Which cause to work on? | Kit Harris

This is a talk for people who want to figure out which cause to work on and are just getting started in doing so.

Kit Harris leads on grant investigations and researches promising fields at Longview Philanthropy. He also writes about our recommendations and research for our philanthropists. Prior to focusing on high-impact philanthropic work, Kit worked as a credit derivatives trader with J.P. Morgan. During that time, he donated the majority of his income to high-impact charities. Kit holds a first class degree in mathematics from the University of Oxford.

This talk was taken from EA Student Summit 2020. Click here to watch the talk with the PowerPoint presentation.

Using “Back of the Envelope Calculations” (BOTECs) to prioritize interventions | Zachary Robinson

Zach talks about why, when, and how to use “Back Of The Envelope Calculations” (BOTECs) to inform altruistic decision-making and walks through an example to demonstrate key concepts.

Zachary Robinson is a research fellow at open philanthropy. Open Philanthropy is an organization whose mission is to give as effectively as they can and share their findings openly so that anyone can build on their work. Through research and grantmaking, Open Philanthropy hopes to learn how to make philanthropy go especially far in terms of improving lives. They are passionate about maximizing the impact of our giving, and are excited to connect with other donors who share their passion.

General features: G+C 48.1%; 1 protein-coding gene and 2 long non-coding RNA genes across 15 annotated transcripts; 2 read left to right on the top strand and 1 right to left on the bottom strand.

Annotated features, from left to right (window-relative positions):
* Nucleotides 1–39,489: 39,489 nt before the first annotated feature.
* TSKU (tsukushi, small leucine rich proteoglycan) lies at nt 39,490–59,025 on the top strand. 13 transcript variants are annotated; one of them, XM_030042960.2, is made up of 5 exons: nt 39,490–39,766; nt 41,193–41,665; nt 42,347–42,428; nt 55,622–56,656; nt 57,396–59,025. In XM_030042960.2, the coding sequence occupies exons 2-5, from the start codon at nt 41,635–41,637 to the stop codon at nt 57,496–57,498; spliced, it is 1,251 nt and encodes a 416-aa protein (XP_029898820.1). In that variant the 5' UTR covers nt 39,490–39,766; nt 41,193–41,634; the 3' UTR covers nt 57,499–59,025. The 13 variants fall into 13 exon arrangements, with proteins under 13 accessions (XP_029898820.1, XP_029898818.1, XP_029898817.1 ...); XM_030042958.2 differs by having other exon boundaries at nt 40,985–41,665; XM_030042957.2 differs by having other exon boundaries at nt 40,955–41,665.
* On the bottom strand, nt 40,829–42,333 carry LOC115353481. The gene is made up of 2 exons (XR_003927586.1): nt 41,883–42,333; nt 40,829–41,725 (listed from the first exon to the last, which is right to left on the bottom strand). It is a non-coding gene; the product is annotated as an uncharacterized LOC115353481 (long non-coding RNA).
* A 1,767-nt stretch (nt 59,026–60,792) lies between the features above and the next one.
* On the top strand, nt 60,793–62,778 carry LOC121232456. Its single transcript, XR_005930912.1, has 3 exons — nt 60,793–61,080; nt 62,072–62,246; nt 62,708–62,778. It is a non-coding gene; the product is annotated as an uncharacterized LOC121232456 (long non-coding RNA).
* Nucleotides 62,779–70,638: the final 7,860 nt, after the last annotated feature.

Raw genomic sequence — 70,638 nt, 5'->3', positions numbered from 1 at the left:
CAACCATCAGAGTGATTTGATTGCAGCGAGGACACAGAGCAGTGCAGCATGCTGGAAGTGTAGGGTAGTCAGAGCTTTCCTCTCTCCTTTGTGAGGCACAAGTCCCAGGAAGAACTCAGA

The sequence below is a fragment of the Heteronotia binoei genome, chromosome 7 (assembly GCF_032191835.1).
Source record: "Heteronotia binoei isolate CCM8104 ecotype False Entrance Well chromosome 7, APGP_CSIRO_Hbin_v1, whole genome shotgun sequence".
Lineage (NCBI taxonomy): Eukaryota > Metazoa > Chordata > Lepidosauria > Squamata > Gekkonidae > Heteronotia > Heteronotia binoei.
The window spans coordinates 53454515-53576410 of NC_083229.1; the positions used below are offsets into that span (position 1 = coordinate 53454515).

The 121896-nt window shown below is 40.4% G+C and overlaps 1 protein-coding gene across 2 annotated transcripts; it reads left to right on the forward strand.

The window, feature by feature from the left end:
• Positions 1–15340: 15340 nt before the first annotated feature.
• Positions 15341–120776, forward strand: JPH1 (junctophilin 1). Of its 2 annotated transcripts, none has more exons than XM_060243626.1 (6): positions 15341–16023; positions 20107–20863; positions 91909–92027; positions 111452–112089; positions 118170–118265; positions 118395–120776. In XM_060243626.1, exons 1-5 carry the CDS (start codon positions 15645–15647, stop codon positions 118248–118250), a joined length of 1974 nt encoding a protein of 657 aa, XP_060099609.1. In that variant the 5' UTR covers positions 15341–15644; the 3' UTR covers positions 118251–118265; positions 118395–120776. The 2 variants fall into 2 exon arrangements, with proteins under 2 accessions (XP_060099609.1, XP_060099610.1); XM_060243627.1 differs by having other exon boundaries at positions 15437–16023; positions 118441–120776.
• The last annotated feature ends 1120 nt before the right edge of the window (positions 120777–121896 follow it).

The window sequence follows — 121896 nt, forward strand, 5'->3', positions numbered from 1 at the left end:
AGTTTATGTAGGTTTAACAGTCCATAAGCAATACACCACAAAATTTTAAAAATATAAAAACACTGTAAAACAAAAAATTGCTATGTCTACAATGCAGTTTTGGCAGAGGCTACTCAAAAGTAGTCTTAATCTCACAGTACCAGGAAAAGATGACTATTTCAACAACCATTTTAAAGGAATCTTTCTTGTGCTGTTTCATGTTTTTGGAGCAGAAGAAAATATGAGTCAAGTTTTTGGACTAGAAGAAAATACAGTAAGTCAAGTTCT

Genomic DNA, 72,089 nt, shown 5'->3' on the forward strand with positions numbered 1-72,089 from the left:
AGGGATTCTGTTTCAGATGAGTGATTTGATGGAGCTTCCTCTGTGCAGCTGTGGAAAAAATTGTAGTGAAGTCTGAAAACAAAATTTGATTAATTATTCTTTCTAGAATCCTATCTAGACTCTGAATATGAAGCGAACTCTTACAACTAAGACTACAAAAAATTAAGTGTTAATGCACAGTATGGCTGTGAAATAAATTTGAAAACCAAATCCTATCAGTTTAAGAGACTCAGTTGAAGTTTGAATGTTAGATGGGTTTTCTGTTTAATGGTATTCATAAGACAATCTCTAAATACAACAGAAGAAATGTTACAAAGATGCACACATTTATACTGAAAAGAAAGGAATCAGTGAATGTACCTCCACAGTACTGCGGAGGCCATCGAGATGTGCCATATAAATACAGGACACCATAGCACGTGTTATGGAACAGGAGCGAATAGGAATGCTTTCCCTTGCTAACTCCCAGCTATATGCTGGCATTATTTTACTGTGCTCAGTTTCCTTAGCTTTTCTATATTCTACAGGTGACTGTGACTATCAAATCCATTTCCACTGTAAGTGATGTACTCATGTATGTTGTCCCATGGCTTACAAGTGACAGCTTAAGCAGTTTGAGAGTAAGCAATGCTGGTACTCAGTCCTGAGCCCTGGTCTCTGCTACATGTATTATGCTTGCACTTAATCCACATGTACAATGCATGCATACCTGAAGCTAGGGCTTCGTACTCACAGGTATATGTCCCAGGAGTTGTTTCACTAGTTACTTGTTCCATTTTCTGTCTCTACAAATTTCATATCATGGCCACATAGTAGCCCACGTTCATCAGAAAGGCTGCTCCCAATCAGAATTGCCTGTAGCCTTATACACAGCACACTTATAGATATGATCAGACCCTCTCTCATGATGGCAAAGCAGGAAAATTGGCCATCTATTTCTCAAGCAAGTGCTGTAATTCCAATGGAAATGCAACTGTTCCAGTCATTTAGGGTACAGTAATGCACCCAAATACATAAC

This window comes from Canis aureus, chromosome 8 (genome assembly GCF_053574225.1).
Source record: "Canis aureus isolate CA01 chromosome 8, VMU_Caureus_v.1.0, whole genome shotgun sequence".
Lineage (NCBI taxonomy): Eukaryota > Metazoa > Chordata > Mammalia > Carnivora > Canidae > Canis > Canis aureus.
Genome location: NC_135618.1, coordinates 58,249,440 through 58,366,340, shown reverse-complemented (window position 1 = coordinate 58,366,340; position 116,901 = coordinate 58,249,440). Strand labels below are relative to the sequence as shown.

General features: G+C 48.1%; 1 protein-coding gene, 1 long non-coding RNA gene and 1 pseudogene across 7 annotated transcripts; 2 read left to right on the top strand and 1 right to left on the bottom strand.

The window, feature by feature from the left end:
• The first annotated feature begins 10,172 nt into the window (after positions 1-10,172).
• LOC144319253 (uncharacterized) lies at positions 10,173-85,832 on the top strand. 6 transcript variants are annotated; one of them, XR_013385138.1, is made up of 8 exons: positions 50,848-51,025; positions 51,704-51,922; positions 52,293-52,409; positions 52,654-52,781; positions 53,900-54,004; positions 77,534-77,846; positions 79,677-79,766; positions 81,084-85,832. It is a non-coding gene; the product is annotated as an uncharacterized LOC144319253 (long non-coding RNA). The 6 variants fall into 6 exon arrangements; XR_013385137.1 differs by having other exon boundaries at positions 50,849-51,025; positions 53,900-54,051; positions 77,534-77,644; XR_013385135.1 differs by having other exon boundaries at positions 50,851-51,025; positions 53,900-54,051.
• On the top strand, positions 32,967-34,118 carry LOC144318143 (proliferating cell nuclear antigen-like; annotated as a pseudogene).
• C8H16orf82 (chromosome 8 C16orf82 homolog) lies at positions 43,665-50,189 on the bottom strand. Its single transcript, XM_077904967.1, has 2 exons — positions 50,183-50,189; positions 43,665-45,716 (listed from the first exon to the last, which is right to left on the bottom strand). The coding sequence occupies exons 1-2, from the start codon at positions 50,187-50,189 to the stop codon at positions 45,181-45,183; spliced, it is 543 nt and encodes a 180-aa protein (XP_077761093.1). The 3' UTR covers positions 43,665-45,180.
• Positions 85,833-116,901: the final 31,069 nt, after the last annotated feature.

This talk was taken from EA Global Student Summit 2020. Click here to watch the talk with the PowerPoint presentation.

Decoupling: a technique for reducing bias | David Manley

Overcoming confirmation bias in our thinking requires decoupling: evaluating the strength of new evidence independently from our prior views. David explains how to implement some easy cognitive techniques that have been shown to help us successfully decouple; and how even informal decoupling approximates Bayesian reasoning.

David Manley is an associate professor of philosophy at the University of Michigan, Ann Arbor. His research has been mainly about semantics, ontology, probability, and evidence. But lately He has been thinking about conditions for rationality and well-being—not just for individual people, but also for groups, animals, and other cognitive systems.

This talk was taken from EA Student Summit 2020. Click here to watch the talk with the PowerPoint presentation.